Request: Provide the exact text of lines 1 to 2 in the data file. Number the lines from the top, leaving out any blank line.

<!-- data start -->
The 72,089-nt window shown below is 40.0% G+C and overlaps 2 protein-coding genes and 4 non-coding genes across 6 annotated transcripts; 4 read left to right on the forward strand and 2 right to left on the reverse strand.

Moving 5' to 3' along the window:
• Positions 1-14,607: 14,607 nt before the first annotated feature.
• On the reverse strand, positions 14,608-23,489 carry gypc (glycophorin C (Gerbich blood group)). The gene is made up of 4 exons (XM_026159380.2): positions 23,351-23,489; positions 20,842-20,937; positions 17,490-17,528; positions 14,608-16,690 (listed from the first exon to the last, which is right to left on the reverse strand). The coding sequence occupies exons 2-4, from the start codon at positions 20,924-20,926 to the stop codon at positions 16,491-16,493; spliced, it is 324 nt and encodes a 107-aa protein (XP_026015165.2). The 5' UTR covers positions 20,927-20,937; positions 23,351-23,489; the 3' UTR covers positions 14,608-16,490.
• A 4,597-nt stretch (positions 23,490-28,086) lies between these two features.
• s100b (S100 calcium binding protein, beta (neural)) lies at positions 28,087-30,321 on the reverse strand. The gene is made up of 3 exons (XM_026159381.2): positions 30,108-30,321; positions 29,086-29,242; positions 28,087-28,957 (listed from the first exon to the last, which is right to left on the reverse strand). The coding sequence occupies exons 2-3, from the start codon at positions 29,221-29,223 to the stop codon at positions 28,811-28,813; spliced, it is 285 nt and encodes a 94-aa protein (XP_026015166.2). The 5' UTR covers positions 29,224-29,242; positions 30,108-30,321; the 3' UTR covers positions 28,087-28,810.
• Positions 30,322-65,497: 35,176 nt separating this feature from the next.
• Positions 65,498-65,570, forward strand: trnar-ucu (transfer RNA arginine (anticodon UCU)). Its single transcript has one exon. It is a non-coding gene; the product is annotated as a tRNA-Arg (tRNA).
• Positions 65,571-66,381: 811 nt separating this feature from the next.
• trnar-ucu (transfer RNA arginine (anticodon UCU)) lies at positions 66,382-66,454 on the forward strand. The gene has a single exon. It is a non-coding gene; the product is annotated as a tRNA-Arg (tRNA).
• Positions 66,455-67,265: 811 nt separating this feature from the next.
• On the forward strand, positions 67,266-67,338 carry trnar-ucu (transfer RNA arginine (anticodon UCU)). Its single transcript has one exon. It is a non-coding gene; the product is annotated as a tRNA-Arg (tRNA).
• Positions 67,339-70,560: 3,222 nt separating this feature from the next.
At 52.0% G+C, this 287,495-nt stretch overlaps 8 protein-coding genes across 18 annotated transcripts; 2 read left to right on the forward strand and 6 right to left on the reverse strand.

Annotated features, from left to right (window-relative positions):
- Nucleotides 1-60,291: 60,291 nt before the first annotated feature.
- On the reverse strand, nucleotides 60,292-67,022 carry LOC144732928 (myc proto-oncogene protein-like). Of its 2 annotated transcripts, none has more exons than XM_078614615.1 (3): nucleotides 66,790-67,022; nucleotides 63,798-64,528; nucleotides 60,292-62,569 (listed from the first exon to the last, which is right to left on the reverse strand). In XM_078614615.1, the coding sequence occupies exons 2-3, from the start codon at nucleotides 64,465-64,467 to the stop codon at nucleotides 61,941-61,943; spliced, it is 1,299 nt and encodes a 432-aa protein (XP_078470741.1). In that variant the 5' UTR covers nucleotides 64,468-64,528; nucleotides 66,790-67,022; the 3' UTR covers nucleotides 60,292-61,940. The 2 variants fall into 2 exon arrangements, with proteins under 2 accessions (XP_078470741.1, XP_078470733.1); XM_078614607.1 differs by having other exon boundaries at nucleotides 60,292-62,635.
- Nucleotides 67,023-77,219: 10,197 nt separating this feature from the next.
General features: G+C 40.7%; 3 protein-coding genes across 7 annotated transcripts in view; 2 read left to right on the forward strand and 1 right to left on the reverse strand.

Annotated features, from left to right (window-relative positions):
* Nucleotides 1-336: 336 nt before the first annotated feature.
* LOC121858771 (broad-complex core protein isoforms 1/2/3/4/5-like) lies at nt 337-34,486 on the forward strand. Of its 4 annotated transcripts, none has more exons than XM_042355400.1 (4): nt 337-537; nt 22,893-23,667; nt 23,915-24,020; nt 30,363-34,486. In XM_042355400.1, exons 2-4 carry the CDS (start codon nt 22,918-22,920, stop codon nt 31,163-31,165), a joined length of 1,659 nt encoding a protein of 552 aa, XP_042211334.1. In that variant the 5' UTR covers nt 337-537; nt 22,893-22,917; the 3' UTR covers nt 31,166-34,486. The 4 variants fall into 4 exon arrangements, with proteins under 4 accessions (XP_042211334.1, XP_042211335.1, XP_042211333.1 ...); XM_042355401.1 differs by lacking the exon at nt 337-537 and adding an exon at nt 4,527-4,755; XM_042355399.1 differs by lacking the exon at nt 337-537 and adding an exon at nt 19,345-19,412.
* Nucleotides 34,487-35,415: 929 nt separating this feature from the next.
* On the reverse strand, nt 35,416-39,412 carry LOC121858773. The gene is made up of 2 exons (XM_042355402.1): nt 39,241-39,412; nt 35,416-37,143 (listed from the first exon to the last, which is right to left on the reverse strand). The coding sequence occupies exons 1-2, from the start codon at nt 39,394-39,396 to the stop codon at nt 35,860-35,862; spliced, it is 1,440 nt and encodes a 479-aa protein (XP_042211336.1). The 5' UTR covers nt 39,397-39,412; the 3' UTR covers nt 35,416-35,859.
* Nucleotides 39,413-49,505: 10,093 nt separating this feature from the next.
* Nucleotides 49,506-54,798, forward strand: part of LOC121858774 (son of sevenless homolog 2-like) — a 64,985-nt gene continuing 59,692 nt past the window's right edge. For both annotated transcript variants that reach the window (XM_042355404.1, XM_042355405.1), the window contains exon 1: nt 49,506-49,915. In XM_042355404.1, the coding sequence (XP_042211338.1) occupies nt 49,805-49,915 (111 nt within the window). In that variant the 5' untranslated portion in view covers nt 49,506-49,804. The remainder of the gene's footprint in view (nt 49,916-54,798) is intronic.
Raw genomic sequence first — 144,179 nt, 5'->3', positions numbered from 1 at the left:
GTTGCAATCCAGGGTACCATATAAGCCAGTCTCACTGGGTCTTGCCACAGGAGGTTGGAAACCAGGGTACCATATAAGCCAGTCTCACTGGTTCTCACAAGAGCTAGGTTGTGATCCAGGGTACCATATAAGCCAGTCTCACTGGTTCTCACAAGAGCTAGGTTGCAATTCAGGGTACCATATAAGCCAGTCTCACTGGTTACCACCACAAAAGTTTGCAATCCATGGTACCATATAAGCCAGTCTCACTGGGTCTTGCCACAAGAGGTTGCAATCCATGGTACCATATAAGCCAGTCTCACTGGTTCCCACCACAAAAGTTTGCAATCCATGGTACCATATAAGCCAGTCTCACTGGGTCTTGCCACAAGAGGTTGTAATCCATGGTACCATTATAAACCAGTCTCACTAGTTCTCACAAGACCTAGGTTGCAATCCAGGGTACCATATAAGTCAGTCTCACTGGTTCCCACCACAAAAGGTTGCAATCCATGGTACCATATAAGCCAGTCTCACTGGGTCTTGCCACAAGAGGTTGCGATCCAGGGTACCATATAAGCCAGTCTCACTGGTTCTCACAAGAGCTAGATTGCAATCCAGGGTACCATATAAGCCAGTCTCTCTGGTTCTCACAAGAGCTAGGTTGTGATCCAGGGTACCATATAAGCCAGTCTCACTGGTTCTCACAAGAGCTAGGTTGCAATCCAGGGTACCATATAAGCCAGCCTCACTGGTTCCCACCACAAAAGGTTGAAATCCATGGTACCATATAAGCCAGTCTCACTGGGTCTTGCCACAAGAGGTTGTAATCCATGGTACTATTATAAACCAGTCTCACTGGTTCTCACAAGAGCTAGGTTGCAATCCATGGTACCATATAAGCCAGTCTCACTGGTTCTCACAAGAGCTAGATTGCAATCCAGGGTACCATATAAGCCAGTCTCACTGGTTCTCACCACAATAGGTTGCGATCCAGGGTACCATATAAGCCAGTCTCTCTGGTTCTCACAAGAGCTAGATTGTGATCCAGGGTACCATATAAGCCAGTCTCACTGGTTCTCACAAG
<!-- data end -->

The 72,089-nt window shown below is 40.0% G+C and overlaps 2 protein-coding genes and 4 non-coding genes across 6 annotated transcripts; 4 read left to right on the forward strand and 2 right to left on the reverse strand.

Moving 5' to 3' along the window: